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Managing the Challenging Questions Sarah Thompson Clinical Librarian NHS Direct.

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Presentation on theme: "Managing the Challenging Questions Sarah Thompson Clinical Librarian NHS Direct."— Presentation transcript:

1 Managing the Challenging Questions Sarah Thompson Clinical Librarian NHS Direct

2 Outline of this session Types of Challenges Challenging Questions What to Avoid Issues to explore

3 Types of Challenges Give me everything you have on... Level of Understanding Unable to find the information Method of Delivery Dealing with Emotion Delivering Bad News Ethical/ Moral Conflicts Information, not Advice

4 Give me everything you have on... Information Needs Assessment What do they already know? What level of detail do they require? Open Ended and Closed Questions

5 Level of Understanding Assessing their level Level of detail Information must be meaningful

6 Unable to find the information Have a plan: a list of websites/ resources for particular enquiries, e.g. Medicines enquiries, conditions and treatments, travel health, NHS services, complementary and alternative treatments, guidance, etc. Can also refer patients to other services as appropriate, such as their healthcare team, NHS Direct, PALS, Medicines helpline services, specialist support groups for their condition.

7 Method of Delivery Email, postal, over the telephone, computer access Access requirements; Braille, large print, audio tape, different language Additional support; dyslexia, learning difficulties, etc.

8 Dealing with Emotion Identify and Manage Tearful, irritable, angry, vulnerable, helpless, anxious, frightened, etc. Listen, Acknowledge and Deal (LAD) Calm, professional and compassionate Help them to gain control through knowledge and understanding Offer quiet place, or to take information away with them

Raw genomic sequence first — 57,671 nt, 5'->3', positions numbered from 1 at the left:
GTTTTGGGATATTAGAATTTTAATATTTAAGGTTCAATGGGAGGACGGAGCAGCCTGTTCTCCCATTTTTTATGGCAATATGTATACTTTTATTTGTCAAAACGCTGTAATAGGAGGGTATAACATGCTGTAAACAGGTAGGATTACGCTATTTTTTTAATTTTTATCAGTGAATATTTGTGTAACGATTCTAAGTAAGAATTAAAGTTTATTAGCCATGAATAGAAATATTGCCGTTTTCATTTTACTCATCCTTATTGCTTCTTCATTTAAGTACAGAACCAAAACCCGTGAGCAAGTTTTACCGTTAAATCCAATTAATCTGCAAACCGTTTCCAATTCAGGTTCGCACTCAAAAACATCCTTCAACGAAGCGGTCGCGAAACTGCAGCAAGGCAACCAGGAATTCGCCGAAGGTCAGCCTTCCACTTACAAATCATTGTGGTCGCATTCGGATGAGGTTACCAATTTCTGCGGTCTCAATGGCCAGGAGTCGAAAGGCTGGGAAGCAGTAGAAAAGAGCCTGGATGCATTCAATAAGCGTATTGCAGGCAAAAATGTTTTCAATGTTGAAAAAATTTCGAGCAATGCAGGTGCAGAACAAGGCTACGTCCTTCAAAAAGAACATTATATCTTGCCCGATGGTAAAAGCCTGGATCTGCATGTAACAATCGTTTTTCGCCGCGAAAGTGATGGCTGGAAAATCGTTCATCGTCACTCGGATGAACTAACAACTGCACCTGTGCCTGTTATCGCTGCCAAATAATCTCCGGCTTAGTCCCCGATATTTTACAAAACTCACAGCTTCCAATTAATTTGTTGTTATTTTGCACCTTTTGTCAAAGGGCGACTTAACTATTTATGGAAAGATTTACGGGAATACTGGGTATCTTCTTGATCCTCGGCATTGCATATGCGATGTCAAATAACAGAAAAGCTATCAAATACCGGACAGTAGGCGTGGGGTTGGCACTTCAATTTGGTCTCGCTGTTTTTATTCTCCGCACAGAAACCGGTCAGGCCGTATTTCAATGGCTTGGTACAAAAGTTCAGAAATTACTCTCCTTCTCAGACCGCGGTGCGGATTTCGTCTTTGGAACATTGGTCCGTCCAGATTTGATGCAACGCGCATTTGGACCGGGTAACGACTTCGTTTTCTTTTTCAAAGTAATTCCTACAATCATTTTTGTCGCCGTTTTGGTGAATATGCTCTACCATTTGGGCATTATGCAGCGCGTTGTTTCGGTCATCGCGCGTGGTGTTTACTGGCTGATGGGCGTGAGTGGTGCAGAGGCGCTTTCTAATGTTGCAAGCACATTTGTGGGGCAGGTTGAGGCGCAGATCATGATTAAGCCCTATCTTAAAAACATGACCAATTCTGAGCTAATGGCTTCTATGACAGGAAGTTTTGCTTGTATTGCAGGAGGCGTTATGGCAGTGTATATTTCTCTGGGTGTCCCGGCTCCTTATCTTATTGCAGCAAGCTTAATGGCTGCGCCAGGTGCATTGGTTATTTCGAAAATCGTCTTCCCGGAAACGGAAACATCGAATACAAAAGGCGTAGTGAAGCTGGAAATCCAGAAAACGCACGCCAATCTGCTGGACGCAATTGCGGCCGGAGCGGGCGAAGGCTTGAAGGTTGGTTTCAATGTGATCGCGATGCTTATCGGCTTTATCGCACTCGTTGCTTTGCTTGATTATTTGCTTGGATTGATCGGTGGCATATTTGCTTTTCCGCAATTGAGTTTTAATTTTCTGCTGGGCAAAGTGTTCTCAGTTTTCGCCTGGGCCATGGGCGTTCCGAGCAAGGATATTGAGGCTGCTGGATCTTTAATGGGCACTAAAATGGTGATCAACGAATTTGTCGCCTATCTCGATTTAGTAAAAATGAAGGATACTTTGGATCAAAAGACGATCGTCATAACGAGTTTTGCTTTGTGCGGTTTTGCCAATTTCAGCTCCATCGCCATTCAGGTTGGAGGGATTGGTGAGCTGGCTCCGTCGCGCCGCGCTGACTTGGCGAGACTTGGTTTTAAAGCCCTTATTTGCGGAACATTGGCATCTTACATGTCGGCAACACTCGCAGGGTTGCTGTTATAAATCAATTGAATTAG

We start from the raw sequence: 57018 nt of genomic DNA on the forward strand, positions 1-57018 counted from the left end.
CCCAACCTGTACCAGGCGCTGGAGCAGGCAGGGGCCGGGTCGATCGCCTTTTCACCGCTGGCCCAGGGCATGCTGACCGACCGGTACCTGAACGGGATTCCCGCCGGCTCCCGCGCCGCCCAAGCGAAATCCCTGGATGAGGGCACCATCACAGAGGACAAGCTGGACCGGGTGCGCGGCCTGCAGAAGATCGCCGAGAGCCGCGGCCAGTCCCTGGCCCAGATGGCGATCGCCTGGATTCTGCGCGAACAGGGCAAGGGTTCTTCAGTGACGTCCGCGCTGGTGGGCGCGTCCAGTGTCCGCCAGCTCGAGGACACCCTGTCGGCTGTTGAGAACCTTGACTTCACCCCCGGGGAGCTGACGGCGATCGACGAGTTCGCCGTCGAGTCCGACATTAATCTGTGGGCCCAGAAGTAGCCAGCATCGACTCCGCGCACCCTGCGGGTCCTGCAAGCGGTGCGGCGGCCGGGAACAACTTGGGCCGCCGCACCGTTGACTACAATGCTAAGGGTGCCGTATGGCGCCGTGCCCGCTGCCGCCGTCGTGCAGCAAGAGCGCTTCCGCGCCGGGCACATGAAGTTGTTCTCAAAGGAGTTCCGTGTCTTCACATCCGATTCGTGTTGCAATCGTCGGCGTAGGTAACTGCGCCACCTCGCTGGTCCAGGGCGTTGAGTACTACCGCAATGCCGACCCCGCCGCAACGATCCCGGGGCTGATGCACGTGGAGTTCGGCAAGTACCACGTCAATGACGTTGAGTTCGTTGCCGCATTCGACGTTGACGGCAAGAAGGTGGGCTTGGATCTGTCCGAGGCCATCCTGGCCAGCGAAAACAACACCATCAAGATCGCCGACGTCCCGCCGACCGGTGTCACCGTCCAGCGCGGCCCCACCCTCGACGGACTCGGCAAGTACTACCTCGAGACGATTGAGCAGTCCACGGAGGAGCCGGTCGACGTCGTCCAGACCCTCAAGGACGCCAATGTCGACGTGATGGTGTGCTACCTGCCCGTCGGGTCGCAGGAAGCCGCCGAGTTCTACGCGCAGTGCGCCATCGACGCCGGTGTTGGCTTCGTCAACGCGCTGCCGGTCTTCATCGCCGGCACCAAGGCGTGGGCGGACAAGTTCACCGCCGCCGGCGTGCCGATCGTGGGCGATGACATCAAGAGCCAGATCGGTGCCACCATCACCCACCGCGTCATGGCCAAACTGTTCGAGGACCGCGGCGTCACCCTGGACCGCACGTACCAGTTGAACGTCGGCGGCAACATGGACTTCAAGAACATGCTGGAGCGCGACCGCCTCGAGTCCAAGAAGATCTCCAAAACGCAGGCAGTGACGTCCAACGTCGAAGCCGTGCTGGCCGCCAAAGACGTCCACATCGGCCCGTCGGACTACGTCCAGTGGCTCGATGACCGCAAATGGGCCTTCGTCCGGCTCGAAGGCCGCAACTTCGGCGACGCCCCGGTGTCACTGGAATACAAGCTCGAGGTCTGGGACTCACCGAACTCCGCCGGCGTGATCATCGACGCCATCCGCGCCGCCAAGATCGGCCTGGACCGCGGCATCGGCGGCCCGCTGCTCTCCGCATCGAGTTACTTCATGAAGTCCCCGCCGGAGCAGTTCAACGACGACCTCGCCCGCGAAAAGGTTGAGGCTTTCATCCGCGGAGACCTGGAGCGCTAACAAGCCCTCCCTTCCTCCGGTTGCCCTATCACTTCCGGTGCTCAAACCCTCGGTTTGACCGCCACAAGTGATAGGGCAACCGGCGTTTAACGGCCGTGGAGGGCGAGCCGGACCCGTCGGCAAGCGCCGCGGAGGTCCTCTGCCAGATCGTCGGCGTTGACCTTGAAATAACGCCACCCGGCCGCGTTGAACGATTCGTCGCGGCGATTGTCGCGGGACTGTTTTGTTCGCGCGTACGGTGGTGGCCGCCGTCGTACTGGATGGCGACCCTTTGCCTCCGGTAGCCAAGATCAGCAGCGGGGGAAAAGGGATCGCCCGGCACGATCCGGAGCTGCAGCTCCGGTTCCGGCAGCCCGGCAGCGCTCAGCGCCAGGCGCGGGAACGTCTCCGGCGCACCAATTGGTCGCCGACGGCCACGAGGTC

9 Delivering Bad News Provide a complete answer Withholding or censoring information Facts, not opinions Offer support, along with the information Stay within your role boundary Compassion, not pity Professional and calm

10 Ethical/ Moral Conflicts Your ethical or moral beliefs may be tested Plan for all eventualities to prepare yourself Ensure you are ready to put your own feelings on a back burner to help the patient Examples might include; abortion, safe sex advice, safe ways to self harm, information on assisted suicide, etc. CILIP Ethical Principles and Code of Professional Practice

11 Information, Not Advice Support the patient to make their own informed decision Allow them to have an informed discussion with their healthcare provider Not the role of an information provider to provide medical advice, what to try or avoid, but to offer a range of information from reliable, evidence based sources. Use a disclaimer to protect yourself

12 What to Avoid Making Promises Personal Experience Giving Opinions Interpret information to a personal circumstance Promote individual treatments Provide access to e-resources that exclude patients and carers from licenses

13 Challenging Questions #1 What causes the discrepancy in my leg length? We can’t tell them what has caused their condition, but we can provide information on causes in general, offer information on musculoskeletal structure, and suggest visit to GP for a diagnosis specific to them.